Gene Tierney is known as a film noir femme mostly for her role in Laura, as the ‘murder’ victim whose portrait detective Dana Andrews falls in love with. Who wouldn’t? Gene was stunning. Reportedly so stunning that when visiting Warners when she was 17, she was offered a contract on the spot. Her parents urged her to turn it down because of the low pay. Instead Gene had a debutante ball before going on the Broadway stage. In 1940 she signed with 20th Century Fox and spent the decade there working with Ernt Lubitsch, Otto Preminger (3 times), Dana Andrews (twice), Joseph L. Manciewz, Tyrone Power, and Jules Dassin, in multiple noirs. Gene married Oleg Cassini in 1941 and her first daughter Daria was born in 1943 (between Heaven Can Wait and Laura). Daria was born deaf, partially blind, and mentally handicapped. Gene had contracted rubella while pregnant, resulting in Daria’s condition. Gene became depressed after she gave birth, and despite the birth of healthy daughter Christina in 1948, she was admitted to a hospital in 1955, just after completing filming of The Left Hand of God with Humphrey Bogart. At the Institute of Living in Hartford, CT, Gene received 27 shock treatments. She tried to leave (against the institution’s regulations) and was caught and returned, like a criminal. In 1957 she attempted suicide. Gene was in and out of mental institutions (some seeming to do more harm than good – especially with shock treatment not authorized by Gene) until 1959. In 1960 she re-married (having a messy and prolonged divorce and separation from Oleg Cassini in 1953), returned to acting in 1962 (Advise and Consent with Francot Tone), and settled in Texas.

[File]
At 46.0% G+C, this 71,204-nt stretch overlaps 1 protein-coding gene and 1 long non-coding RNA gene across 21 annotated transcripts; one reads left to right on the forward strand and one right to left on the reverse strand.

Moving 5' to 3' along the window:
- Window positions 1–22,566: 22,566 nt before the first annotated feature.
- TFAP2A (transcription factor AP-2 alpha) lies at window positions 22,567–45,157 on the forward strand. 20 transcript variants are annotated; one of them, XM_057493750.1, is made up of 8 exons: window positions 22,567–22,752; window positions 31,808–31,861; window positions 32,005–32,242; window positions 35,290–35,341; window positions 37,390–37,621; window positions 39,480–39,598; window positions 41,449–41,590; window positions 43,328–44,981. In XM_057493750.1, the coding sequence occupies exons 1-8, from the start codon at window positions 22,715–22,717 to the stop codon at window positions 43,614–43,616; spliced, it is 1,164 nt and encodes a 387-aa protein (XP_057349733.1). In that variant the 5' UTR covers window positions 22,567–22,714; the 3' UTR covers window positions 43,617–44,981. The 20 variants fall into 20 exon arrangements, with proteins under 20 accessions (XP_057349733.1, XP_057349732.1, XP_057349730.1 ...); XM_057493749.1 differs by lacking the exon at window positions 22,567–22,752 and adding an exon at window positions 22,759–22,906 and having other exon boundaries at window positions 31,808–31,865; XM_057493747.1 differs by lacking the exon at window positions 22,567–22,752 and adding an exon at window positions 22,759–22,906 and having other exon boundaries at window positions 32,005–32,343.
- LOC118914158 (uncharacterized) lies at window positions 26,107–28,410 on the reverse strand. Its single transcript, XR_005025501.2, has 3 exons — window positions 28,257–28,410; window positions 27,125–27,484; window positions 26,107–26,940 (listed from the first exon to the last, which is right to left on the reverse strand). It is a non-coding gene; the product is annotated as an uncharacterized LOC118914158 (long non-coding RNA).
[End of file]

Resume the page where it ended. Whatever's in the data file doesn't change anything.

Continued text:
Gene Tierney receives a Muse Award because she was a beautiful, poised personality onscreen who suffered from ‘nervous breakdowns,’ ‘bi-polar disorder,’ whatever it is called, in her private life. Her private life was lonely and difficult. She endured more pain from those she sought for help. She receives the award for persevering.
Muse Award: Gloria Grahame, for tenacity
It’s almost difficult to think of a noir without Gloria Grahame’s signature lisp in it. She appeared in dozens, usually in supporting roles, or the role of the gangster’s girl. In In A Lonely Place (co-starring Humphrey Bogart!) she, startingly, plays the heroine. While both Ida Lupino and Gene Tierney were not ideal role models in their personal lives (messy divorces, affairs, etc.), Gloria Grahame is certainly the most scandalous. In addition to being married 4 times, she had an affair with a step-son, whom she later married. She had several children from her various marriages. But, despite all of the bad publicity Gloria Grahame must have received, she kept acting. After In A Lonely Place, she could have demanded starring roles. She could have demanded to be the sympathetic character. She kept doing what she was doing: playing second fiddle. She knew she was great character, and if sometimes that meant being a little trampy on screen, she would do it. In 1953, she received an Academy Award for Best Supporting Actress for The Bad and the Beautiful in which she is neither the bad nor the beautiful. Kirk Douglas stars as ‘the bad,’ a movie producer who hinges the film, and Lana Turner is ‘the beautiful,’ Douglas’ old flame, an actress. Gloria Grahame isn’t even top billed. Behind Lana Turner was Kirk Douglas, then Water Pidgeon, then Dick Powell, then Barry Sullivan, then Gloria Grahame. She didn’t make the best life choices, but she stuck to her career, and was recognized for what she did well.
These ladies deserve some recognition, even if from me and not Awards or Academies.